Efforts now underway to renew the global partnership for development are taking place in a very different world from the one that gave rise to the Millennium Development Goals at the turn of the century.
The recent confluence of global crises (economic, financial, food, energy and climate crises) served as stark reminders that business as usual is no longer an option. There is an urgent need for new economic approaches for a coherent post-2015 development agenda capable of tackling these multiple challenges - manifest notably in rising inequalities, persistent high unemployment, growing economic insecurity and environmental disasters.
With a view to advancing the global debate on these issues, the Public Symposium will address the following:
Macroeconomic and financial governance on the road to 2015
The moderated plenary session of the first day will discuss challenges and opportunities in creating a global partnership for development that could support a new deal to build truly inclusive and sustainable outcomes in countries at all levels of development.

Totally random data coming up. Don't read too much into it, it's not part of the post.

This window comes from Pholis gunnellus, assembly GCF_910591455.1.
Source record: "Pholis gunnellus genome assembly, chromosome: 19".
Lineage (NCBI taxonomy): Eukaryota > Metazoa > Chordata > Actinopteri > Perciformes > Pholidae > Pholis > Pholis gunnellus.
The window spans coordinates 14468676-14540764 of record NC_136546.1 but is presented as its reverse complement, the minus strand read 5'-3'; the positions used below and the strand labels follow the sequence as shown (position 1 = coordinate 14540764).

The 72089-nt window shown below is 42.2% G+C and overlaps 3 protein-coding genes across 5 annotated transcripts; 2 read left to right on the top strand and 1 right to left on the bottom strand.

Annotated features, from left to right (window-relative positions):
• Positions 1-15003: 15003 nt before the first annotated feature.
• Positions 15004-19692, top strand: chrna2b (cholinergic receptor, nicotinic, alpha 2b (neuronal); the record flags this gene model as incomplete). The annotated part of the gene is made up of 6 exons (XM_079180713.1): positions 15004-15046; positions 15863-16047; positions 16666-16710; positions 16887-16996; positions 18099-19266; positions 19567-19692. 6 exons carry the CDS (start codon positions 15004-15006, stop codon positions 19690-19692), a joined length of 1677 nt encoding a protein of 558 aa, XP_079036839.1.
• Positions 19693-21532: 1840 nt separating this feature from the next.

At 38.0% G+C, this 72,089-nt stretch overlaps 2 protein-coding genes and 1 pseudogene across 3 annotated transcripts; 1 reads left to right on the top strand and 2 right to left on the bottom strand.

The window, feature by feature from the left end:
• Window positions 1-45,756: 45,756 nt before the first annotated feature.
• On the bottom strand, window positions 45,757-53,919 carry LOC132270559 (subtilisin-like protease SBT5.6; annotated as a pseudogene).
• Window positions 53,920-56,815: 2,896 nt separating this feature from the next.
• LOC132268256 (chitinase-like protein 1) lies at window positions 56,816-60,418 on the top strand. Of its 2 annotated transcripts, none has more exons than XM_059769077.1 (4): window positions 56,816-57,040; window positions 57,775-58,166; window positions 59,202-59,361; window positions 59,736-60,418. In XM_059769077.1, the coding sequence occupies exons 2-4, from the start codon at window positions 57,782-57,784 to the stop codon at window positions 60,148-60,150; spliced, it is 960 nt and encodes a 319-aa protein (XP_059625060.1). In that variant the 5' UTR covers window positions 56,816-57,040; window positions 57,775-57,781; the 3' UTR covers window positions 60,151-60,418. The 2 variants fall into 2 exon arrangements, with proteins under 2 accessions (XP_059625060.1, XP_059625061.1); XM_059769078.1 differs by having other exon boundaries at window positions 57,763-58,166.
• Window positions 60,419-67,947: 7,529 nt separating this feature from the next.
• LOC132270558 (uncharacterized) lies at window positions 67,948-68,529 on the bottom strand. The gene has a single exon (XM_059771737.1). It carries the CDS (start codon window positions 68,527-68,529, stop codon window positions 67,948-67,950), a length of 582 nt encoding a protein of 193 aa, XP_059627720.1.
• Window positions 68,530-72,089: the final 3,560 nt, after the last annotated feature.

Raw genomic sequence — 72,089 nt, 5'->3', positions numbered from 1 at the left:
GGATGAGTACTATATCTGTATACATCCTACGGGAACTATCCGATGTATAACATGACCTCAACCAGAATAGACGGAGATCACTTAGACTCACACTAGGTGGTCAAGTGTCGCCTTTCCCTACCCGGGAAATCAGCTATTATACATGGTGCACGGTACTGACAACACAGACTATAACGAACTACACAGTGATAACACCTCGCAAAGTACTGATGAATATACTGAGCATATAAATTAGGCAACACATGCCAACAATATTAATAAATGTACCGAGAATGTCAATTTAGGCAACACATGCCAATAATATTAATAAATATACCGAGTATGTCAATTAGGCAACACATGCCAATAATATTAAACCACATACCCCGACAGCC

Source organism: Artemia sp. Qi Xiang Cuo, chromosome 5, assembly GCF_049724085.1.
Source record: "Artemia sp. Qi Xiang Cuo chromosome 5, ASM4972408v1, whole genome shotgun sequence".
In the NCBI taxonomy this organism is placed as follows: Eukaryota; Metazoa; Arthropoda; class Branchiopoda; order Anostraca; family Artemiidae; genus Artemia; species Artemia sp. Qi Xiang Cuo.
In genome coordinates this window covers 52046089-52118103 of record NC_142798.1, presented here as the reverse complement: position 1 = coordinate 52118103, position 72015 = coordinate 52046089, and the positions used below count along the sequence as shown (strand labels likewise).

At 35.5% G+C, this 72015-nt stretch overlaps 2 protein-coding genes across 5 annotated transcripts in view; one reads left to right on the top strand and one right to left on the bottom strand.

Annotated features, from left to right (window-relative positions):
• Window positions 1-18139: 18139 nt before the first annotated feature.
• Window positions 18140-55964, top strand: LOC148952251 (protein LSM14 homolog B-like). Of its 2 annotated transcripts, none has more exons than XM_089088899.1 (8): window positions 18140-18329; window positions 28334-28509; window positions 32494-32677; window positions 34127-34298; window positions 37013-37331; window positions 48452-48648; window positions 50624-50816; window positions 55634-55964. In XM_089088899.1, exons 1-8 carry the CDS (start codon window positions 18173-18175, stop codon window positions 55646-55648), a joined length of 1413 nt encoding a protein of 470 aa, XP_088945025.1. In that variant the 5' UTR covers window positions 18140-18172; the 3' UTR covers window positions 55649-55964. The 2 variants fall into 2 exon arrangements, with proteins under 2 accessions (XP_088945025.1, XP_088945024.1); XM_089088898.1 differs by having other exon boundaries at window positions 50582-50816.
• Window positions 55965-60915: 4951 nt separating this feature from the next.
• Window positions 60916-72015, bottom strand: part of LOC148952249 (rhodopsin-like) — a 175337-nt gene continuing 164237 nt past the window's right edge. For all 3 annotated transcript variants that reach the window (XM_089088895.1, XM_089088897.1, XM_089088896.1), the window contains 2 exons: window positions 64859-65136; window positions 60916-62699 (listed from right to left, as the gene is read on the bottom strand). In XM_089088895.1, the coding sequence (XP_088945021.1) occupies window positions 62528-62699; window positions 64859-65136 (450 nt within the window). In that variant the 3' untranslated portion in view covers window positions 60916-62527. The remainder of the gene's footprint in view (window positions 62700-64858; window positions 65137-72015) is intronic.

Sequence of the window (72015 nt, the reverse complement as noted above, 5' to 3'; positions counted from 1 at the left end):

More specifically, sessions on this first day will address different perspectives on how to establish better economic governance of a world that is growing both more interdependent and more unequal - a world that faces a series of challenges, including longstanding systemic issues affecting the right to development, such as boom-bust cycles and persistent decent job deficits.
The session will explore concrete steps at national, regional and global levels that could stabilize and redirect finance towards investments in productive employment and environmental sustainability.
Trade and investment rules for inclusive and sustainable development
Building on the discussions of the first day, the second moderated plenary meeting will focus on specific trade, technology and investment policy questions (including policy space issues) that need to be addressed at the national and international level to bring about a more balanced world economy.
The objective is to identify emerging best practices in the respective policy areas, including trade and investment policies and rules supporting sustainable development strategies, the management of international production networks, food security issues, aid for trade and regional cooperation.
This session will have a fresh look at a range of sectorial policies (including agriculture, services, environment and natural resources, and technology) that have potential to foster greater poverty reduction, decent job creation, gender equality, youth empowerment and access to essential services.